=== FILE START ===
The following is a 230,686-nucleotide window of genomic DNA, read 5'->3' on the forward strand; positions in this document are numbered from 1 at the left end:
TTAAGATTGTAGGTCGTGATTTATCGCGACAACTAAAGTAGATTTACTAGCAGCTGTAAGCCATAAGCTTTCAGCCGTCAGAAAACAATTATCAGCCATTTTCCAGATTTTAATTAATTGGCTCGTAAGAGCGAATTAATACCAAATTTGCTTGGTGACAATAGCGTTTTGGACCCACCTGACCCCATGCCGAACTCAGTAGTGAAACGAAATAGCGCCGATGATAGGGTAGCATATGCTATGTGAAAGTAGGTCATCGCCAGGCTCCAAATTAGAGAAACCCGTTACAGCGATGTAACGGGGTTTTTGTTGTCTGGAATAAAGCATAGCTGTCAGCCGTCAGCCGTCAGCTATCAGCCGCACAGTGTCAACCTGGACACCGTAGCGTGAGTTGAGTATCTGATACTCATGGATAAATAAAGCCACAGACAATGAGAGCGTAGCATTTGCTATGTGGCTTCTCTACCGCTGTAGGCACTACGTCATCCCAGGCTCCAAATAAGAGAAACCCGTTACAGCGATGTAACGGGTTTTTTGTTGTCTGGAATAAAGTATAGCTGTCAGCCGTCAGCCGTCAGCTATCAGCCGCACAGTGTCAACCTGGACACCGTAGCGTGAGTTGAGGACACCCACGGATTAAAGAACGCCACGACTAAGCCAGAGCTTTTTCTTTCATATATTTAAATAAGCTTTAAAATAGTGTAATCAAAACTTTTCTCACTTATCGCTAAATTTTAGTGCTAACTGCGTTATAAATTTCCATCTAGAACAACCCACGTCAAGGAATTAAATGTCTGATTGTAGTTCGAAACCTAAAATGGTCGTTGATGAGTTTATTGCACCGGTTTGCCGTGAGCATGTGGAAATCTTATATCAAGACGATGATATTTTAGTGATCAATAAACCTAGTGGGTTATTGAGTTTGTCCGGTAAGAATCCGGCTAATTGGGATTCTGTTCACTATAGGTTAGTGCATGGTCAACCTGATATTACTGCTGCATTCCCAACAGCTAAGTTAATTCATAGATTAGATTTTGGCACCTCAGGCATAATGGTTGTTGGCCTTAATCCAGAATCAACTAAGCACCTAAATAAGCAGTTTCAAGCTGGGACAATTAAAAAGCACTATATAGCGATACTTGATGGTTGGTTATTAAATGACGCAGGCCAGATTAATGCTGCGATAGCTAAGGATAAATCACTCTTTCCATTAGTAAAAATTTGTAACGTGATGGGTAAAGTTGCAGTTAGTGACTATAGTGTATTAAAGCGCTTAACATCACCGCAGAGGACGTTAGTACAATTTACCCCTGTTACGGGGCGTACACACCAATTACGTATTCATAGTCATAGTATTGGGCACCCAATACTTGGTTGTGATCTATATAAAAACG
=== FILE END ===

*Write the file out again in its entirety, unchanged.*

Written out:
The following is a 230,686-nucleotide window of genomic DNA, read 5'->3' on the forward strand; positions in this document are numbered from 1 at the left end:
TTAAGATTGTAGGTCGTGATTTATCGCGACAACTAAAGTAGATTTACTAGCAGCTGTAAGCCATAAGCTTTCAGCCGTCAGAAAACAATTATCAGCCATTTTCCAGATTTTAATTAATTGGCTCGTAAGAGCGAATTAATACCAAATTTGCTTGGTGACAATAGCGTTTTGGACCCACCTGACCCCATGCCGAACTCAGTAGTGAAACGAAATAGCGCCGATGATAGGGTAGCATATGCTATGTGAAAGTAGGTCATCGCCAGGCTCCAAATTAGAGAAACCCGTTACAGCGATGTAACGGGGTTTTTGTTGTCTGGAATAAAGCATAGCTGTCAGCCGTCAGCCGTCAGCTATCAGCCGCACAGTGTCAACCTGGACACCGTAGCGTGAGTTGAGTATCTGATACTCATGGATAAATAAAGCCACAGACAATGAGAGCGTAGCATTTGCTATGTGGCTTCTCTACCGCTGTAGGCACTACGTCATCCCAGGCTCCAAATAAGAGAAACCCGTTACAGCGATGTAACGGGTTTTTTGTTGTCTGGAATAAAGTATAGCTGTCAGCCGTCAGCCGTCAGCTATCAGCCGCACAGTGTCAACCTGGACACCGTAGCGTGAGTTGAGGACACCCACGGATTAAAGAACGCCACGACTAAGCCAGAGCTTTTTCTTTCATATATTTAAATAAGCTTTAAAATAGTGTAATCAAAACTTTTCTCACTTATCGCTAAATTTTAGTGCTAACTGCGTTATAAATTTCCATCTAGAACAACCCACGTCAAGGAATTAAATGTCTGATTGTAGTTCGAAACCTAAAATGGTCGTTGATGAGTTTATTGCACCGGTTTGCCGTGAGCATGTGGAAATCTTATATCAAGACGATGATATTTTAGTGATCAATAAACCTAGTGGGTTATTGAGTTTGTCCGGTAAGAATCCGGCTAATTGGGATTCTGTTCACTATAGGTTAGTGCATGGTCAACCTGATATTACTGCTGCATTCCCAACAGCTAAGTTAATTCATAGATTAGATTTTGGCACCTCAGGCATAATGGTTGTTGGCCTTAATCCAGAATCAACTAAGCACCTAAATAAGCAGTTTCAAGCTGGGACAATTAAAAAGCACTATATAGCGATACTTGATGGTTGGTTATTAAATGACGCAGGCCAGATTAATGCTGCGATAGCTAAGGATAAATCACTCTTTCCATTAGTAAAAATTTGTAACGTGATGGGTAAAGTTGCAGTTAGTGACTATAGTGTATTAAAGCGCTTAACATCACCGCAGAGGACGTTAGTACAATTTACCCCTGTTACGGGGCGTACACACCAATTACGTATTCATAGTCATAGTATTGGGCACCCAATACTTGGTTGTGATCTATATAAAAACG